How Do Students Learn Biology

The Educational Pipeline: preparing students for careers in Science, Technology, Engineering and Mathematics (STEM)

How Do Students Learn Biology

Combining biology, education and cognitive psychology helps students connect knowledge 'chunks'

Interview with Joseph Dauer Andrea Wach Tenney

Experts in a discipline can easily access information from memory within their field of study. An expert’s brain can easily sort and store information, building bigger “chunks” of knowledge, but students are still developing this skill. Joseph Dauer’s research at the University of Nebraska–Lincoln is working to equip students with a skill he refers to as “chunking.” 

An assistant professor of life sciences education, Dauer studies how undergraduate students learn biology. Through his research, he believes students can leave the university better prepared for retaining and using the information when they begin their careers. 

Dauer found that experts use techniques to help them connect new information they consume to their prior knowledge. He questioned that if experts do that, educators also need to understand how students can develop and implement those skills. He often found his students memorizing the terms, theories, images and ideas but rarely connecting them. He is working to help students take concepts and put them together to explain the biology they observe all around them. 


Experts in biology practice chunking. By chunking, Dauer’s students take information and connect it to a larger picture. Dauer said the ability to chunk can be developed by interpreting and creating through graphs, charts, patterns, equations – any tool that helps network pieces of information. Although it takes time, students eventually will have an easily accessible inventory of deeper understanding on a variety of subjects, Dauer said. This also will help them to better make informed decisions and use the stored knowledge to their advantage.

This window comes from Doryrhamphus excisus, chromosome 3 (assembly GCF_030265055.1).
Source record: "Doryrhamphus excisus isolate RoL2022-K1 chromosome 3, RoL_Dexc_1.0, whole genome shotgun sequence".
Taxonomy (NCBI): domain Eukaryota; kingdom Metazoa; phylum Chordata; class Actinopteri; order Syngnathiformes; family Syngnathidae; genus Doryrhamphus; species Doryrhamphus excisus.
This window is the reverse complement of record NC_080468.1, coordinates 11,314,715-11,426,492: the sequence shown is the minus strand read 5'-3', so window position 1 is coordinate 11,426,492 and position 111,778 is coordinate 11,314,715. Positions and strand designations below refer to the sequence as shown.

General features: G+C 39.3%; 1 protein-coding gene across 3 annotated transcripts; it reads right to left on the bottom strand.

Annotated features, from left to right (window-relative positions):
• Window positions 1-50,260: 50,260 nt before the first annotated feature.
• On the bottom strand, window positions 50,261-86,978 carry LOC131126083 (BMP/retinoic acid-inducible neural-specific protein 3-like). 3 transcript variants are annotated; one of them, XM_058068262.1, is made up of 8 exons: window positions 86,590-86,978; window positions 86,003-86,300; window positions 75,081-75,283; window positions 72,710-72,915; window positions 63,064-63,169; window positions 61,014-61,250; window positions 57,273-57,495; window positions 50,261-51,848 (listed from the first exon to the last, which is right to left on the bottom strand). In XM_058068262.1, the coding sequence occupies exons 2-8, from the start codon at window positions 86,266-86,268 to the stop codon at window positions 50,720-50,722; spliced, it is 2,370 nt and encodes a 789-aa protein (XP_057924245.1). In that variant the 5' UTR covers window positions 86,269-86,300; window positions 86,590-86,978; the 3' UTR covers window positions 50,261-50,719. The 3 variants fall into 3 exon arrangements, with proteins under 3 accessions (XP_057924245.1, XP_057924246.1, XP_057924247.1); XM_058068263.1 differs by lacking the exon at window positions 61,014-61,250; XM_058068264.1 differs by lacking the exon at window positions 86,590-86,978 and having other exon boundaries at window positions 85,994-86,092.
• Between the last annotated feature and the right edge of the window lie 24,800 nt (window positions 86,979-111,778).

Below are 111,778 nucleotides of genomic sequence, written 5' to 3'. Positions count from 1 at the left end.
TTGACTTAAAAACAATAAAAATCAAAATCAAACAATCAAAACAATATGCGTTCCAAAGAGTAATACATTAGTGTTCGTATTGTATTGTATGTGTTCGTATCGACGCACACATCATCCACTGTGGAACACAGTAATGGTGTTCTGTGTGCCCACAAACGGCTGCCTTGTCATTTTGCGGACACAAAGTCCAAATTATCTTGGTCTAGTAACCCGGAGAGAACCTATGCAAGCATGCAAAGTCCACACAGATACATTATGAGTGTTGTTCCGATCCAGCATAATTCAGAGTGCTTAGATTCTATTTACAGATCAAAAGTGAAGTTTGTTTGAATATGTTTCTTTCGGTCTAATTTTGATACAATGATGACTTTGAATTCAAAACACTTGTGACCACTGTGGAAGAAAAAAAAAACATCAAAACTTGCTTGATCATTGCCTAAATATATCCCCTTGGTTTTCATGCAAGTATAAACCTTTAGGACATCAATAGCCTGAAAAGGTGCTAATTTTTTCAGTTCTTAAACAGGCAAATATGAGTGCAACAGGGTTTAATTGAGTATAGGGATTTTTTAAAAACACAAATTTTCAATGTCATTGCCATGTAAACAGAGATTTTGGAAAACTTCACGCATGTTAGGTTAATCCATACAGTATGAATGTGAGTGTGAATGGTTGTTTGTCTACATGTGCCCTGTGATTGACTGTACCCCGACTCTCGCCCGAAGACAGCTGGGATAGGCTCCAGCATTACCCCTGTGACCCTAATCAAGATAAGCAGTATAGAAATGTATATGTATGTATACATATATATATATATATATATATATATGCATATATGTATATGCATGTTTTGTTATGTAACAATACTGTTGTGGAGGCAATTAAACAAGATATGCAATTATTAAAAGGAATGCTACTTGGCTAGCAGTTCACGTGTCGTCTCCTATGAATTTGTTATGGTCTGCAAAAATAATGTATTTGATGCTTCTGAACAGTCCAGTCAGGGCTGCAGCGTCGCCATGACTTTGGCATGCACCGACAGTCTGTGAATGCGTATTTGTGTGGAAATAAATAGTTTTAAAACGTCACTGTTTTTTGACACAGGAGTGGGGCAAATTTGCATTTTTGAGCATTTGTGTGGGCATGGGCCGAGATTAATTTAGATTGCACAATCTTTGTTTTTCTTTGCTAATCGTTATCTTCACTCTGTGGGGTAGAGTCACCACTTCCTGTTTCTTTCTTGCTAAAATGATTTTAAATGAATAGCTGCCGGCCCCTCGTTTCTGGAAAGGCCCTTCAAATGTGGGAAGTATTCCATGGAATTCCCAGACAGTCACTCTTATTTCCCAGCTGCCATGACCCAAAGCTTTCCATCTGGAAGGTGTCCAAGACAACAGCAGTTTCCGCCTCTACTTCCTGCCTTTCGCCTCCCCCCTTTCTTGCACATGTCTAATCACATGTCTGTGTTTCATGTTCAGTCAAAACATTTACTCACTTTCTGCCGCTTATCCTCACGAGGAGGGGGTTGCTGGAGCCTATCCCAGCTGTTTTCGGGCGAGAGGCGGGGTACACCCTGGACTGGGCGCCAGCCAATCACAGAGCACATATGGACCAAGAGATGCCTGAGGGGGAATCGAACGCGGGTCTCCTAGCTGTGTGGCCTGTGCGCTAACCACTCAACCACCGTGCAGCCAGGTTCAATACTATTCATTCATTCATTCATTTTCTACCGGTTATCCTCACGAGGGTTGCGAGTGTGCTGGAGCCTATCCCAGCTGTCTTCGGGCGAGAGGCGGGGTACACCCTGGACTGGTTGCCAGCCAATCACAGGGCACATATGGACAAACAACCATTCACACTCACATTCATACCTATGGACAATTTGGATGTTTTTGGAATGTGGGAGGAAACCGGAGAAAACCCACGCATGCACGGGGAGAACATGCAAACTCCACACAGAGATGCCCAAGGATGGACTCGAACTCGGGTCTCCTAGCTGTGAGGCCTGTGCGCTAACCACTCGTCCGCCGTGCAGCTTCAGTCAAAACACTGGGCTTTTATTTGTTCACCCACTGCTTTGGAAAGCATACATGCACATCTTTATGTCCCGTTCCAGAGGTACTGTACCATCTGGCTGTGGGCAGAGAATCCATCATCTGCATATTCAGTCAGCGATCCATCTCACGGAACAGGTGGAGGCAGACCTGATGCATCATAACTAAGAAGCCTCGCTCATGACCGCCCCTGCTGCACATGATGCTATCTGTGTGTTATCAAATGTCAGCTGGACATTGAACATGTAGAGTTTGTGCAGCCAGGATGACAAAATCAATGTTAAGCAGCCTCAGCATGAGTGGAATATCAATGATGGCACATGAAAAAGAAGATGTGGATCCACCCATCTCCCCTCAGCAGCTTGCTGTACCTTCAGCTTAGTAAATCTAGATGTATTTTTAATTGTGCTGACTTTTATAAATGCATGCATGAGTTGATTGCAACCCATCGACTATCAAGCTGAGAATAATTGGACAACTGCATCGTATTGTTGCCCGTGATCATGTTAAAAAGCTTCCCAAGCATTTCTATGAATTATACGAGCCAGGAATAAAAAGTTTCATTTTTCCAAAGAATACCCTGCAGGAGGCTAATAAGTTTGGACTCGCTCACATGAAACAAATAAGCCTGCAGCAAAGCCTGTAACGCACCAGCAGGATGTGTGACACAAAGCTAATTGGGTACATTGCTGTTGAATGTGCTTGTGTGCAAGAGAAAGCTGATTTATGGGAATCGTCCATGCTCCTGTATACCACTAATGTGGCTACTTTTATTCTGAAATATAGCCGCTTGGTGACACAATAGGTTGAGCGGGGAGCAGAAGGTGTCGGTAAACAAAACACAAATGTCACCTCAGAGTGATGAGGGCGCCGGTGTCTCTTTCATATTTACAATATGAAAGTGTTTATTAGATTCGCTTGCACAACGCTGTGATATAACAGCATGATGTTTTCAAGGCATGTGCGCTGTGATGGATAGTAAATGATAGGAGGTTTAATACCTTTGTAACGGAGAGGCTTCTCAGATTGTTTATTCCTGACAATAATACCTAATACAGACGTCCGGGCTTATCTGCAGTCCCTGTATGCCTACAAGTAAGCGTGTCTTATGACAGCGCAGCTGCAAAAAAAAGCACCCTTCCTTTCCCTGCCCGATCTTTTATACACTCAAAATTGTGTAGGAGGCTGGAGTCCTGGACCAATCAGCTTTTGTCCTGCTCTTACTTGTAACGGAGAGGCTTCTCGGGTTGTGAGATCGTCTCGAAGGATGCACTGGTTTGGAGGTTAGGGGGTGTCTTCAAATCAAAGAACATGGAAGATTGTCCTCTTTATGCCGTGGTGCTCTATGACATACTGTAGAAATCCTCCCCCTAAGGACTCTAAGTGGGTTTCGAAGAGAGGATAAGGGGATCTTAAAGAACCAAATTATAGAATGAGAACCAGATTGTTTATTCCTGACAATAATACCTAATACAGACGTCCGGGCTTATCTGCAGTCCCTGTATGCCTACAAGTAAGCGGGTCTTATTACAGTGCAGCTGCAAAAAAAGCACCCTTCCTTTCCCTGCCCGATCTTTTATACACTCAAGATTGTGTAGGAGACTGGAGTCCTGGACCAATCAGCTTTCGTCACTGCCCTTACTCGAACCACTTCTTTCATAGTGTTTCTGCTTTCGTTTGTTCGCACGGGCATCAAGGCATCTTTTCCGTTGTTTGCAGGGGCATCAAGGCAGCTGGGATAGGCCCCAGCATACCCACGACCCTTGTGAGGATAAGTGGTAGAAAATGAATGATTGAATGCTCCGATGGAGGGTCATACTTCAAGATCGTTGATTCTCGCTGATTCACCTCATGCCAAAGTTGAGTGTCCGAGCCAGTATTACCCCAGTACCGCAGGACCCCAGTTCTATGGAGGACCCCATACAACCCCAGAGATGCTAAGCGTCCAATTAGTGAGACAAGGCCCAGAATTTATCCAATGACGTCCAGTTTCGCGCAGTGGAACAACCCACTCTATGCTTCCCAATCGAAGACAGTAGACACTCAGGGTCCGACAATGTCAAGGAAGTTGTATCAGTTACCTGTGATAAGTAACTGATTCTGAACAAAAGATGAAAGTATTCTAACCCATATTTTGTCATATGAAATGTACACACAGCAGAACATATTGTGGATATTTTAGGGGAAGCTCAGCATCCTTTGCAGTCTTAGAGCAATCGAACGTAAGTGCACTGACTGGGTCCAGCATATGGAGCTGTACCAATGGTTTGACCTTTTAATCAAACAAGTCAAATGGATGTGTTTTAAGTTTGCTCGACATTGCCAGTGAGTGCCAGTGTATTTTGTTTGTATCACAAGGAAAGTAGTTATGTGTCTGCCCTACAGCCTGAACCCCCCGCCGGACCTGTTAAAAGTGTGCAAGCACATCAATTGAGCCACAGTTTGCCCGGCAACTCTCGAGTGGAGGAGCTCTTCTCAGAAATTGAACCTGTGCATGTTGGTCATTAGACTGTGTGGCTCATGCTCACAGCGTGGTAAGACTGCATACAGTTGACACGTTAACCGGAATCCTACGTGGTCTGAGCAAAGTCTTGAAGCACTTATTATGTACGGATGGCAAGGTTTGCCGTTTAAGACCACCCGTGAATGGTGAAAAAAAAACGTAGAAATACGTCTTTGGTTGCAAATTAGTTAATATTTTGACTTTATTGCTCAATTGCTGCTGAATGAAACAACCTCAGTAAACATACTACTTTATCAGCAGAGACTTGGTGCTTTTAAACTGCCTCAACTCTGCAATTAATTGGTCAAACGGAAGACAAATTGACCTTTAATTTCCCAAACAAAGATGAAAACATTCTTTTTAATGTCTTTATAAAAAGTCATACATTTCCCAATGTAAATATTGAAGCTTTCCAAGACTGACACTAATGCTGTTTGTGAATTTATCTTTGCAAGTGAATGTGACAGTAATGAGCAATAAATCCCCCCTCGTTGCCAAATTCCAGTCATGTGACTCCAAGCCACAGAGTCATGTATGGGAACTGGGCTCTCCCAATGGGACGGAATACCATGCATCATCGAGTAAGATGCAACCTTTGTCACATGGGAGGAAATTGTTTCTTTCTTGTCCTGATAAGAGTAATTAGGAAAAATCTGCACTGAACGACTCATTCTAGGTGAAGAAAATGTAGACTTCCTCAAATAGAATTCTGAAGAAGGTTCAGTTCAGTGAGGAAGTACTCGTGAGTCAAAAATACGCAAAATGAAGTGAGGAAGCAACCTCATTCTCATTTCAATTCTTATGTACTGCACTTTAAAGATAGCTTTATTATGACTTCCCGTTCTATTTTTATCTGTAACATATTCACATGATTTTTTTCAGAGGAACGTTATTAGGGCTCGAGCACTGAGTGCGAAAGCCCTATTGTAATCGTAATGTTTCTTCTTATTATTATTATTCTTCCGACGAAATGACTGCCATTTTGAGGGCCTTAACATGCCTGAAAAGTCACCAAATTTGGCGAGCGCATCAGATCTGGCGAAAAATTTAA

Dauer believes students can improve the ability to network information throughout college. However, the process of understanding how to draw models of scientific ideas and problems, problem-solve and think critically should begin at the introductory level of understanding biology to help better inform their decision-making.

That begins through chunking information together. 


Dauer wants students to draw connections of life events for themselves and realize how they’ve been shaped. He hopes to challenge them to connect the ideas they are learning in college to the regional and global community around them. 

“My view as an instructor is to be more of a supporter of your learning rather than the person that’s in charge of your learning. We need to work on moving that power to the students and away from the instructor. That is what I’m trying to do in the classroom,” Dauer said.


“Learning isn’t something you can put a ruler on,” Dauer said. He and his collaborators are developing a library of lessons for an undergraduate introductory biology sequence. The lessons are created so 800 to 1,200 students can use computational models at the University of Nebraska–Lincoln. Other universities also are beginning to learn about and implement Dauer’s learning models, he said.

Dauer has begun to move into deeper understanding of the brain behind the chunking process by working with Carrie Clark, assistant professor of educational psychology at the University of Nebraska–Lincoln. Together, they’re working to better understand the neurobiology of students’ minds by tracing what parts of the brain are functioning and which neurons are activated when students create models of what they are learning.